Tale of the unreal tiger
- If Land Bill has anything against farmers, I'm ready to change it, says PM Modi
- Essar Leaks: ‘Guests are very important people... Kindly see they are comfortable’
- Mufti to head 25-member cabinet; PM to attend his swearing-in on Sunday
- Economic Survey pegs India's growth at over 8 percent, says inflation easing
- Rail budget missed the opportunity to lay out an agenda for the future, writes Nitish
As the hynea attacks Pi, a young man and the main character in Ang Lee's recent blockbuster Life of Pi, there is a sudden loud roar and the Royal Bengal tiger jumps and makes an entry into the screen and the audiences are taken aback. For the uninitiated, the widely-acclaimed Hollywood movie's story line revolves the young man who survives a disaster at sea is hurtled into an epic journey of adventure and discovery. While cast away, he forms an unexpected connection with another survivor...a fearsome Bengal tiger.
Every little detail of the movie has been artistically done by graphics technology, so much so, the Bengal tiger is also graphically created; it is not real. The visual effect company, Rhythm & Hues (R&H), have developed visual effects tools for Life of Pi, making the experience as realistic as possible! This has been achieved using Nvidia's graphics processing units (GPU), CUDA technology and Nvidia 3D technology. Amalgamation of Nvidia hardware and software support has helped R&H to work on the graphics for this blockbuster hit.
What is the role played by technology in making the movie a success? Vishal Dhupar, managing director–Asia South, Nvidia says that the company's graphics processing units enable customers like Rhythm & Hues to build tools that help produce visual effects for movies more quickly and interactively. "With the use of our GPUs, artists were able to quickly project custom 2D matte paintings onto simple 3D geometry and review in real-time how each sky would look, aligning with the vision of the director and visual effects supervisor, and creating immediate lighting reference images to hand off to other teams of artists," he reveals.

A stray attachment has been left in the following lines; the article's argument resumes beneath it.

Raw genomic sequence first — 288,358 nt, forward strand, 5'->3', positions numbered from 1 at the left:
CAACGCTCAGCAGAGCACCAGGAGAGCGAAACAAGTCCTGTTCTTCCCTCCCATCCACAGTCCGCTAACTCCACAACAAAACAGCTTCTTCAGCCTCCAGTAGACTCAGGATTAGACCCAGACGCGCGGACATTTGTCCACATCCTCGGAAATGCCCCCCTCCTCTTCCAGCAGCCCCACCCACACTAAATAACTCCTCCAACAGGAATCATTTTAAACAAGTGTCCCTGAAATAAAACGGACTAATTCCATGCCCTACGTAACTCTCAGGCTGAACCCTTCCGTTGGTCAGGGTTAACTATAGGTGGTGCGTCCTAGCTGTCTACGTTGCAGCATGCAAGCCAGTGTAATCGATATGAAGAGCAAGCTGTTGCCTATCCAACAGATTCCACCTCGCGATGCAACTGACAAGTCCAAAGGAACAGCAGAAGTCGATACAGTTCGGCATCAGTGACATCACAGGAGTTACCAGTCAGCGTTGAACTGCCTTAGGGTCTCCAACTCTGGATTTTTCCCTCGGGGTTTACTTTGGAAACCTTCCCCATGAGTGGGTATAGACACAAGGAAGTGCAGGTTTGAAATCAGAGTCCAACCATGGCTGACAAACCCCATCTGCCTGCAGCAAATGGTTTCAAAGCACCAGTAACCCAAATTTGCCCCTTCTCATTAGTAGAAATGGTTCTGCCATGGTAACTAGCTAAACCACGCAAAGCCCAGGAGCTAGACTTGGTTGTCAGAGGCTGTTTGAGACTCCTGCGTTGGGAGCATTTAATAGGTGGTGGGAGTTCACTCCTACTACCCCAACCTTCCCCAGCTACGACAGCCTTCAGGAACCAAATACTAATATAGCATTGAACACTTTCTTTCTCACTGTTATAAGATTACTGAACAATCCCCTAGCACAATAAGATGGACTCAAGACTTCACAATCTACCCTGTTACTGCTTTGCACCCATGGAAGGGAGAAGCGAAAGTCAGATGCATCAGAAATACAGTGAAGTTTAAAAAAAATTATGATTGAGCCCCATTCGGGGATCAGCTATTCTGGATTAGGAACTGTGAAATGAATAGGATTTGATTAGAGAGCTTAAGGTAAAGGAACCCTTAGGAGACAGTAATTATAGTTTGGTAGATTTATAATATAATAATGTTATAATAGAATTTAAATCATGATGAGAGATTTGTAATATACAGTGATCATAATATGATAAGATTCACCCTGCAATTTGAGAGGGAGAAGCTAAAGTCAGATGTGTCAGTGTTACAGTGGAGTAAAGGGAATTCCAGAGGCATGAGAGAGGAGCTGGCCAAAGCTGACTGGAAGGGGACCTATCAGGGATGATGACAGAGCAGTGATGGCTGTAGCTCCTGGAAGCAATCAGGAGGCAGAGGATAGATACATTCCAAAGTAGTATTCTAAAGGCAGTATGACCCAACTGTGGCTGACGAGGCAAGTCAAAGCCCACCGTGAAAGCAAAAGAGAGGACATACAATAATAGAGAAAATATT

From its roots in visual computing, the Santa Clara, California-based Nvidia has evolved by anticipating major changes in the marketplace. It has been part of the production of many Academy-Award winning movies, like Hugo, Avatar and many others. "More and more studios and visual effects facilities are devising creative methods for leveraging the enormous graphic and computational power of GPUs to enhance their visual effects creation pipeline to bring their stunning visions to life more quickly and efficiently," says Dhupar. "Another highly anticipated movie this season, The Hobbit is also using the Nvidia GPU to accelerate their computer generated lighting and rendering pipeline to bring incredible visual effects to the big screen."